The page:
Many underlying conditions can lead to amenorrhea. Each of these conditions is associated with varying clinical sequelae; thus, it is important to consider a broad differential diagnosis to avoid missing rare or emergent pathology. Primary amenorrhea is defined as the failure to reach menarche. Evaluation should be undertaken if there is no pubertal development by 13 years of age, if menarche has not occurred five years after initial breast development, or if the patient is 15 years or older.13 Secondary amenorrhea is characterized as the cessation of previously regular menses for three months or previously irregular menses for six months.1,2 In contrast, a normal menstrual cycle typically occurs every 21 to 35 days.2

Primary amenorrhea is often, but not exclusively, the result of chromosomal irregularities that lead to primary ovarian insufficiency (e.g., Turner syndrome) or anatomic abnormalities (e.g., Müllerian agenesis). Most pathologic cases of secondary amenorrhea can be attributed to polycystic ovary syndrome (PCOS), hypothalamic amenorrhea, hyperprolactinemia, or primary ovarian insufficiency.1,4,5

Clinical recommendationEvidence ratingReferences
Pregnancy should be excluded in all patients presenting with amenorrhea.C1, 2, 6, 7, 11
In the evaluation of amenorrhea, hormone-induced withdrawal bleeding has poor sensitivity and specificity for ovarian function.C1, 6, 13, 16, 17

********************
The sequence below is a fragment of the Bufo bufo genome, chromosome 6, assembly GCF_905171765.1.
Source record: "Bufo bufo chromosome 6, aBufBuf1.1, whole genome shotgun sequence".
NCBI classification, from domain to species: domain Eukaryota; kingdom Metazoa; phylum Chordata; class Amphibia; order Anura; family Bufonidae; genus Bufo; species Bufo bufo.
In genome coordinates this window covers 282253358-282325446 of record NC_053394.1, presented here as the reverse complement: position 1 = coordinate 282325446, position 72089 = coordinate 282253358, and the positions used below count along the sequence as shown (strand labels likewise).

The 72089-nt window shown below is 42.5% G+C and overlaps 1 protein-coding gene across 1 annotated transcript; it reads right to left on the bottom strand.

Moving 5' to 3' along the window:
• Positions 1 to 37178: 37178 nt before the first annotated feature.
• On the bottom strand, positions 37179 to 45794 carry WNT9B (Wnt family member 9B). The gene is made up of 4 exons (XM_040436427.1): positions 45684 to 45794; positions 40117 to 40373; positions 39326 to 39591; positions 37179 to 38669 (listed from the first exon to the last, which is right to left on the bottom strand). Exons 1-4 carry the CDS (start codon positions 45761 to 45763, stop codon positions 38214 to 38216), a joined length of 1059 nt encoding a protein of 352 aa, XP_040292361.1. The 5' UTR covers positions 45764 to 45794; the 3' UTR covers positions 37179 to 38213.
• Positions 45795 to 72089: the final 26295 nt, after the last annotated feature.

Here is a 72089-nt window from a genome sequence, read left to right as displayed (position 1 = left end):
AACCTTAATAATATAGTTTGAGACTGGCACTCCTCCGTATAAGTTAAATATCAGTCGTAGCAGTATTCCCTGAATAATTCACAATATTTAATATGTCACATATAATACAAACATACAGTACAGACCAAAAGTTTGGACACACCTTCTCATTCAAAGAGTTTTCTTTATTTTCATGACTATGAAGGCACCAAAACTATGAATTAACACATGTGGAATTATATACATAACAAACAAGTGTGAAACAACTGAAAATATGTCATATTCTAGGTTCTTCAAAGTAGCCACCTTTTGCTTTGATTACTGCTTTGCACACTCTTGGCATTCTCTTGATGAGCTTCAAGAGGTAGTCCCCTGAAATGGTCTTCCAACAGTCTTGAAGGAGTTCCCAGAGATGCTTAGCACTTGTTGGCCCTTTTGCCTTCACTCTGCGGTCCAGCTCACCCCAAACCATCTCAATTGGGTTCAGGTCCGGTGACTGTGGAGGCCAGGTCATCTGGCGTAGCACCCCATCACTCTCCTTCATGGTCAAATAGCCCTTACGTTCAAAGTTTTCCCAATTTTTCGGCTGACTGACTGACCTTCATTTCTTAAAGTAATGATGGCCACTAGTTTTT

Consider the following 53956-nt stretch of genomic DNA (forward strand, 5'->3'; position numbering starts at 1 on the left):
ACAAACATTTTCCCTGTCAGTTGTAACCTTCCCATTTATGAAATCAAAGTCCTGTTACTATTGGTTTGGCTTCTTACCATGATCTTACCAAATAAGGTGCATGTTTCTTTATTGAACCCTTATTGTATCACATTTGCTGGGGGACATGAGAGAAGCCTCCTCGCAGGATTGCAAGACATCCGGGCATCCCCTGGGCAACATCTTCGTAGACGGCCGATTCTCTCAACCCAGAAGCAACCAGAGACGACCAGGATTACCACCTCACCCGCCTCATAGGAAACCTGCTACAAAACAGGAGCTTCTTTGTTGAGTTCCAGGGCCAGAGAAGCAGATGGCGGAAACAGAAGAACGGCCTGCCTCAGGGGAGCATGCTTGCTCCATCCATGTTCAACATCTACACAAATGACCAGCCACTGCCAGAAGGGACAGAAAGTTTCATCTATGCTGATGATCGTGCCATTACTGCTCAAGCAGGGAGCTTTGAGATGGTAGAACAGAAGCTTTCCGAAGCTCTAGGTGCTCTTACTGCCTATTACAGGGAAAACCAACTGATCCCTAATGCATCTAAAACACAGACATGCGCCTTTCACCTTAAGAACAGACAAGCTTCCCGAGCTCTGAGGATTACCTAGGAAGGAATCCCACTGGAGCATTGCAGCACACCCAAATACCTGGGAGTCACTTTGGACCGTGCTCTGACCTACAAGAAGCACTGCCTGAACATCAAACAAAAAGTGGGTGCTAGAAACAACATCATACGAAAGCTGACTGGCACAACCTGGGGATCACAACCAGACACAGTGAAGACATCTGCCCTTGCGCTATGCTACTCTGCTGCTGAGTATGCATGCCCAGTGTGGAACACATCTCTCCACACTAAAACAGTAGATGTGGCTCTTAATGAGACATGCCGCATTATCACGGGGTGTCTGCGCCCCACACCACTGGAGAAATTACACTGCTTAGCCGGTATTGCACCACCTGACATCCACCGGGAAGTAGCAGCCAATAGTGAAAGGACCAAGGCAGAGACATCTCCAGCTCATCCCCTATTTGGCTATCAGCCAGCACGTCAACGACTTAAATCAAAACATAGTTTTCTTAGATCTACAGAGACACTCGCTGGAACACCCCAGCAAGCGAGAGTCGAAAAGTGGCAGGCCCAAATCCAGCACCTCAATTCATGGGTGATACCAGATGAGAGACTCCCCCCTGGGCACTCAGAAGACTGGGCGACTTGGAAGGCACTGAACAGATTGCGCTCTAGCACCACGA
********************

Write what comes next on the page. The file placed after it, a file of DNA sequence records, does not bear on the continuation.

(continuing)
In patients with functional hypothalamic amenorrhea (especially with the female athlete triad), the primary treatment is weight restoration through nutritional rehabilitation and decreased exercise.C7, 31, 32
In patients with functional hypothalamic amenorrhea, combined oral contraceptives do not improve bone density and should not be used solely for this purpose.C7, 3136
Patients with polycystic ovary syndrome who are overweight should be evaluated for glucose intolerance, dyslipidemia, and overall cardiovascular risk.C1, 44
Metformin (Glucophage) may improve abnormal menstruation in patients with polycystic ovary syndrome.A44, 4853


It is helpful to consider the possible causes of amenorrhea categorically. These include anatomic defects in the outflow tract; primary dysfunction of the ovary; disruption of hypothalamic or pituitary function; systemic disease affecting the hypothalamic-pituitary-gonadal axis; and pathology of other endocrine glands2 (Table 11,2,411 ).